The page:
a sensei’s life

We’re back with Part 2 (out of three) of my reflections on my father. I should mention that this was written for a mostly Buddhist audience, which is why a few of the terms will likely be unfamiliar to you. I’ll save you the trouble of Googl-ing them for yourself.


My father had a study in his home. Actually, I believe it was more of a large closet that was converted into a study. Inside the small room a zabuton and zafu were positioned in front of a low table. On and around the table were a collection of writing supplies, brushes, inks, paper, and lamps. But what dominated the space were his books. He had what seemed like thousands of books arranged in stacks, placed on shelves, resting on the table and under the table. There probably was a system, but it remained a mystery to anyone other than himself.

This small room was simultaneously his private zendo, library and art studio. And while he didn’t stay in permanent seclusion, it was not uncommon to find him toiling away over parchment, painting or tome at any time of day (or more often night). I used to think it strange that he would spend so much time cloistered away. Now I understand that there was something sacred about that tiny sanctuary, and I find myself attempting to re-create similar rhythms and spaces, hoping to find a small place of respite inside an otherwise busy home and an otherwise busy life.

If he wasn’t in the study, the next most likely place to find him was in the kitchen. He gave careful attention to the preparation of food and was a remarkably adept cook. Much like his religious beliefs, he took the cuisine of his ancestral heritage and adapted it for a new cultural setting. Rice was a non-negotiable, but it was always served with some other traditional Japanese dish that typically included some of his own improvisations.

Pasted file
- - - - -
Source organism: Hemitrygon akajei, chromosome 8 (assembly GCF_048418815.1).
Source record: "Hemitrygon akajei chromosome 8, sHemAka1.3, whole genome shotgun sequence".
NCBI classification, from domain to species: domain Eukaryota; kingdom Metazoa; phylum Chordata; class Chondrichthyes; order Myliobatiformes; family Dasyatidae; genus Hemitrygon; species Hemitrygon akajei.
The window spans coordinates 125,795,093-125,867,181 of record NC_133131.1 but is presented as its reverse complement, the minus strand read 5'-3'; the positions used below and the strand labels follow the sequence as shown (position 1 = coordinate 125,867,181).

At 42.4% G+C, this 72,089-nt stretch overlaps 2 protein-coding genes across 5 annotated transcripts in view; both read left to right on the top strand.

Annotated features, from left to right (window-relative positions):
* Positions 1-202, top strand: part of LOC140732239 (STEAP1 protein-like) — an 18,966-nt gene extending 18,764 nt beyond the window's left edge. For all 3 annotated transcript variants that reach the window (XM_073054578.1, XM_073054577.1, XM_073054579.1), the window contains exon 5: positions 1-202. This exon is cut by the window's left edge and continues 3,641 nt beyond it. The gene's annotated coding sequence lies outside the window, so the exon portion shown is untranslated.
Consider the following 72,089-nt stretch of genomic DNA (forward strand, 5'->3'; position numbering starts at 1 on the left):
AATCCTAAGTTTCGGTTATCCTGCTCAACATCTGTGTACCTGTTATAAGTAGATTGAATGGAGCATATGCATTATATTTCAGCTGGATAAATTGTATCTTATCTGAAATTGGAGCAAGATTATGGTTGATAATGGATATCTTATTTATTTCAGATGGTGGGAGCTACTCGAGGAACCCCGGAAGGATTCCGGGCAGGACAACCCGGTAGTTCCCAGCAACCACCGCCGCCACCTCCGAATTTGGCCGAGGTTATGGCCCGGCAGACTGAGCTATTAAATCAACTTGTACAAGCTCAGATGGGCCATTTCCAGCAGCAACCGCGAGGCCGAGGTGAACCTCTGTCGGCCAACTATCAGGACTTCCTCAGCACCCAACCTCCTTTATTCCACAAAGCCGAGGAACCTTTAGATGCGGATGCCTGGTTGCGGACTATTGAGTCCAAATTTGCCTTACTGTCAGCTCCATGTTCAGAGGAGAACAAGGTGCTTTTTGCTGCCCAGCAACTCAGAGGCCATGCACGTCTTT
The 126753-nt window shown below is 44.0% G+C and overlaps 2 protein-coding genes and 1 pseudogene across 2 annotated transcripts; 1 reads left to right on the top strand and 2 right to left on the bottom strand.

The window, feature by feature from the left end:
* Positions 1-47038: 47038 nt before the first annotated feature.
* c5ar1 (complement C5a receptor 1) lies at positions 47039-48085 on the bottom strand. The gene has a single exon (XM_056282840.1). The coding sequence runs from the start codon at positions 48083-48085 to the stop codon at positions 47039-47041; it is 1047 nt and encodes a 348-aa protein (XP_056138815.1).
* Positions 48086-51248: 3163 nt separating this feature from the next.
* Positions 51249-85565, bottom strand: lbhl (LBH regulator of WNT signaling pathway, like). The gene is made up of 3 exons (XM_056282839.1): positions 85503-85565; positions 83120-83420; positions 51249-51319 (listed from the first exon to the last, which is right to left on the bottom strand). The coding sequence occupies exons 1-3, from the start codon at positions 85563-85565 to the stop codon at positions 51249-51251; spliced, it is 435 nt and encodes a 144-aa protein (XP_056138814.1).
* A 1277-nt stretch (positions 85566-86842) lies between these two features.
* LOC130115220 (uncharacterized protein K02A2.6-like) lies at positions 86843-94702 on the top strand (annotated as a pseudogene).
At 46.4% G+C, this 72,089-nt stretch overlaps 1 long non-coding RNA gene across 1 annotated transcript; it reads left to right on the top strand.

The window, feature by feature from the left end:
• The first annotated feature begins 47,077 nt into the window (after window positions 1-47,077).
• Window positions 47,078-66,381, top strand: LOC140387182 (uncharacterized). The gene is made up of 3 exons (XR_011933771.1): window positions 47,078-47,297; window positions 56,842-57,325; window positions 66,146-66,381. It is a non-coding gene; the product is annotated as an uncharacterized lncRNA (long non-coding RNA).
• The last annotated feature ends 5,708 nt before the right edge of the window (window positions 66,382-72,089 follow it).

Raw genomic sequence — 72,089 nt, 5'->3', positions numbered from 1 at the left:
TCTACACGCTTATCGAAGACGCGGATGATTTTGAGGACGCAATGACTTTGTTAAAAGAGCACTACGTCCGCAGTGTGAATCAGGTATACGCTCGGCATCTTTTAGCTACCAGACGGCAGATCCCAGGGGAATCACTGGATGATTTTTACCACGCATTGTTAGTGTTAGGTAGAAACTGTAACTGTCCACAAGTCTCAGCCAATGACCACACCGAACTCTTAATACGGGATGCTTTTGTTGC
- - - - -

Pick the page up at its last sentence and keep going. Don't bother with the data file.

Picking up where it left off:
Of all the food items he prepared, the “rice-ball” will be the one that remains forever etched into my memory. It’s simplicity, portability, and novelty has no rival. Anytime I was traveling some distance, without fail he would send with me a couple of seaweed wrapped balls of rice that were slightly larger than my fist. Which Japanese pickle I might find pressed into the center of this ball was always a surprise, but the pungent flavor of the umeboshi was undoubtedly my favorite.

While I believe he found great pleasure in giving himself to the mysterious intermingling of truth, beauty, routine service and compassion that was to be found in the study and kitchen, he seemed most at home with himself when he was outside enjoying nature. It mattered little if he were spending a couple hours (or nights) bivouacked by his perpetually under-construction house, wandering the slopes of El Salto, or gracefully gliding down the snow covered mountainside. There was something about being close to creation that breathed life into him.

While my father enjoyed interacting with people in certain times and places, truth be told I think he found verbal communication taxing. He could be wonderfully clever and profoundly ambiguous all within the same breath, but in day-to-day life he could allow hours to pass with little to no talking. Indoors, silence can be strange. But under a canopy of trees, with the soft earth underfoot, being quiet seems the normal thing to do. Which is perhaps why he seemed more at home and more himself when he was outside.

“The joys of parents are secret, and so are their griefs and fears.”
Francis Bacon

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